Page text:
I hope the Times will publish some account of what happened, what steps, if any, are being taken to prevent a re-occurrence, and most importantly, what a subscriber like myself, who is concerned about the effects of editorial cutbacks, should think about the incident’s significance.

I looked in today’s paper for some mention, but couldn’t find anything. Has the issue already been addressed publicly? Will it be?


Later update: Jamie Gold, the Times’ reader’s rep, responded to me via email this afternoon:

A note on Page A4 in the “For the Record” section was published that day. In this case, it was a computer glitch — the final page that editors saw before sending the pages in showed the correct headlines, but what appeared off the presses didn’t match what editors had seen earlier.

But I’ll forward your point to editors for their thoughts about your broader concerns regarding quality control and staffing cuts.

So, that’s kind of cool, that she’s working on a Sunday answering random emails. I didn’t notice the A4 “For the Record” item on Friday, and appear to have used that section since then to light the barbecue, but I’ll take her word for it.

That explanation leaves a question unanswered, though: At what stage was the problem actually noticed? Was an explicit decision made to ship the problematic version? How much zeal can a reader of the Times reasonably expect the paper to employ in pursuit of editorial quality? I’m not trying to be snarky. I’m actually curious what the answer is, and I suspect that the answer might not be the same today as it was a few years ago.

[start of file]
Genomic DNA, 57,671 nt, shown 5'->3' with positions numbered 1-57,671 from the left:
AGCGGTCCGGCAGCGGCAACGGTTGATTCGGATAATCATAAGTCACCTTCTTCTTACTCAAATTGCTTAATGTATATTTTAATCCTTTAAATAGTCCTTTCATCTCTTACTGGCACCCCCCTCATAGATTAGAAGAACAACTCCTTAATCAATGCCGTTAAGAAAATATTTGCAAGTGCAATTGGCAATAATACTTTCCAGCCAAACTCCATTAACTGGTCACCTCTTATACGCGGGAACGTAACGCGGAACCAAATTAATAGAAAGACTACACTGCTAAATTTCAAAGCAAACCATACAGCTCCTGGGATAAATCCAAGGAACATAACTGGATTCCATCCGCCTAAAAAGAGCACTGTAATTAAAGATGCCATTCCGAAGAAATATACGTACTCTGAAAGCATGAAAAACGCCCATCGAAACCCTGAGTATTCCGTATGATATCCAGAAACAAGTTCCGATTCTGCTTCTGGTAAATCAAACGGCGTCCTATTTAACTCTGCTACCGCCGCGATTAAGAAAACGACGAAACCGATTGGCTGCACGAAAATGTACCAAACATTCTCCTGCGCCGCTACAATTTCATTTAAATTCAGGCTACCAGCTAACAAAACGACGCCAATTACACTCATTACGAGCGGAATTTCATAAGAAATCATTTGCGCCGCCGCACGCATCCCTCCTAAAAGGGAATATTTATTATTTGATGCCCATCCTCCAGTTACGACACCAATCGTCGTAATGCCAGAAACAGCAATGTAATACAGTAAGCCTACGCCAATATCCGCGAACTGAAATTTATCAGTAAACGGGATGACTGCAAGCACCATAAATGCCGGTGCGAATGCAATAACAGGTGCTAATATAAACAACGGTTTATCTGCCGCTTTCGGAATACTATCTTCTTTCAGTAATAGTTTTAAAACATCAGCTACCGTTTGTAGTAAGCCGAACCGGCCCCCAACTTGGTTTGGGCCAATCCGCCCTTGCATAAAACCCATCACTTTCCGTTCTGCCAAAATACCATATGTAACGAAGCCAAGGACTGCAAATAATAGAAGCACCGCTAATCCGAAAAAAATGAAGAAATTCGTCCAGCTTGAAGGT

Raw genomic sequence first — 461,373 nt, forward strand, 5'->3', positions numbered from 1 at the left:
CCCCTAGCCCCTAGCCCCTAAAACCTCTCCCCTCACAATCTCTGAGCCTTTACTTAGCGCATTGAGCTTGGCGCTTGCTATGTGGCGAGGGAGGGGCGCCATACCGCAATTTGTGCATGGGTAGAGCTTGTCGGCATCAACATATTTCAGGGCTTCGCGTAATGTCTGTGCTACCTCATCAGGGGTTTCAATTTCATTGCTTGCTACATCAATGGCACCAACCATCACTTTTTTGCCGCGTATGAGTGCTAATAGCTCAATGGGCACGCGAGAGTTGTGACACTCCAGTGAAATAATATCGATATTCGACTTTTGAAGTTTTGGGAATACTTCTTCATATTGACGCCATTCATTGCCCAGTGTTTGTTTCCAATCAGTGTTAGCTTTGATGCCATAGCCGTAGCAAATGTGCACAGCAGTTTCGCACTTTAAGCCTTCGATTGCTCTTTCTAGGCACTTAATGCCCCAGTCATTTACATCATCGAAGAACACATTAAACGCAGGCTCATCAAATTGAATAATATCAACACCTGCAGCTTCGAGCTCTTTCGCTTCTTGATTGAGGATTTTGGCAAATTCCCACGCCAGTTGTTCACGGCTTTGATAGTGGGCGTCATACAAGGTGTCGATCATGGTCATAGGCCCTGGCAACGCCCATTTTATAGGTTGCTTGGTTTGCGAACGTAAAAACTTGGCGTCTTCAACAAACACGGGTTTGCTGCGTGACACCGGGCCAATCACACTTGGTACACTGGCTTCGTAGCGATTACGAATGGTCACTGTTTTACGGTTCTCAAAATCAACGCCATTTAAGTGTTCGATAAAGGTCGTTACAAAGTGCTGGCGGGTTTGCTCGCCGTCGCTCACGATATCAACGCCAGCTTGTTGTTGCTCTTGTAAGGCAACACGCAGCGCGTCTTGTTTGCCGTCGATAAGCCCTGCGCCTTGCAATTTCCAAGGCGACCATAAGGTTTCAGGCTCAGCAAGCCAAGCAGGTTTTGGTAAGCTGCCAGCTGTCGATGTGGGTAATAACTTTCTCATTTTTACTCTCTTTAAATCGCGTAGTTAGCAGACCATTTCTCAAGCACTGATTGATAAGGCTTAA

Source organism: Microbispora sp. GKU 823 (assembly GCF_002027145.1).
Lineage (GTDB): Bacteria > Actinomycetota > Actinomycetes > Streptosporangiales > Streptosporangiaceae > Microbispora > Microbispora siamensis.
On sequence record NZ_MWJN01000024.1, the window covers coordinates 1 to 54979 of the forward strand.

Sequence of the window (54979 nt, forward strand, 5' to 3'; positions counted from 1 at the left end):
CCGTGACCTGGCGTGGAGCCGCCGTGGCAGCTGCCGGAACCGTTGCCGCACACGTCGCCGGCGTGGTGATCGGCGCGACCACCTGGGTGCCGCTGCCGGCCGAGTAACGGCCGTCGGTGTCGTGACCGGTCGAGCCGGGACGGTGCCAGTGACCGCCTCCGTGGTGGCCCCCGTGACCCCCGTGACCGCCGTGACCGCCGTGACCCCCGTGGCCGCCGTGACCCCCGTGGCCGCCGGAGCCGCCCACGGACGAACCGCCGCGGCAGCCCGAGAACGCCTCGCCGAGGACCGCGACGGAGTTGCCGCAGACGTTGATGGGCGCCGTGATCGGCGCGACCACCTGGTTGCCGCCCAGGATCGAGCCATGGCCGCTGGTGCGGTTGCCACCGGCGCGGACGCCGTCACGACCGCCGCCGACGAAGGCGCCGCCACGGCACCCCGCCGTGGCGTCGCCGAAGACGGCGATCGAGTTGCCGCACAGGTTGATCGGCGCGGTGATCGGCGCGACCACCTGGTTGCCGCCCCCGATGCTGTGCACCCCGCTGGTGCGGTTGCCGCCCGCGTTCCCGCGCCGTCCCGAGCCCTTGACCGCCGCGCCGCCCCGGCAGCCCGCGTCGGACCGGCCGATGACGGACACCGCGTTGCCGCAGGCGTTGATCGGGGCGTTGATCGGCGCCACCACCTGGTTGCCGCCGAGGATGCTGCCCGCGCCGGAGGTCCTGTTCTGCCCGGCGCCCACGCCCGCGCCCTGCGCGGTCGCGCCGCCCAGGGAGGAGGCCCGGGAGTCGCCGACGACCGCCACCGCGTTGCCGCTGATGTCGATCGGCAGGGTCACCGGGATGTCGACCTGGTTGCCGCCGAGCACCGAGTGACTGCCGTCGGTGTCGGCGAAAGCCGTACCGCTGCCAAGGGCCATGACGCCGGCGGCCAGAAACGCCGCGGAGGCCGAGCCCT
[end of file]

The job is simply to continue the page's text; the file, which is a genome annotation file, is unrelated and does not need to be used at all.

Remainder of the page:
26 Responses to “blog post subhead large”

  1. ymatt Says:

    Pahaha. Clearly this idea of maintaining a separate print edition is asking for trouble; they need to just issue printed copies of the latest content on every morning for the geriatric types.

  2. enkidu Says:

    whoopsies! ( /ironical )

    at least there isn’t a grey box with the ‘Flash media here’ symbol in it

    every once in a while I feel like Charlie Chaplin in “Modern TImes”
    that poor sap on the assembly line with the wrenches…

  3. abechtel Says:

    “Dummy type” has always slipped into publications on occasion. It’s even happened to Google:

  4. Eric Berlin » Blog Archive » Get me proofreading! …Hello? Um, anyone? Says:

    […] A lot of newspapers are cutting back on staff these days, but The Los Angeles Times may have let go of a few too many people. […]

  5. On the death of dead-tree news, part i+1 « Blunt Object Says:

    […] blog post subhead large ( […]

  6. Another Damned Blog » Jesus. Goddamn. Fuck. | Says:

    […] …as my mother would say. This is today’s Los Angeles Times, foreal: […]

  7. Ed Driscoll » Lorem Ipsum Dolor Sit Amet Says:

    […] John Edwards scandal was a classic, not even Philip Glass or Mies van der Rohe could boil things down to these basics! Filed under: Hollywood, Interrupted, Muggeridge’s Law, Oh, That Liberal Media!, The Memory […]

  8. Virtual Memories » They don’t call ‘em “Quick Takes” for nothing! Says:

    […] only pair of eyes that look over most of the editorial pages of my magazine, but I’ve never messed up this bad. | SHARETHIS.addEntry({ title: “They don’t call ‘em “Quick Takes” for […]

  9. The Flatlining of Dead Tree News Says:

    […] And this is it. Just go see what squeezing every last dollar out of a once awfully good paper looks like. […]

  10. Common Sense Political Thought » Blog Archive » Eighteenth century technology, once again Says:

    […], via Cassandra of the Delaware Liberal: blog post subhead […]

  11. :: And neither is this. Says: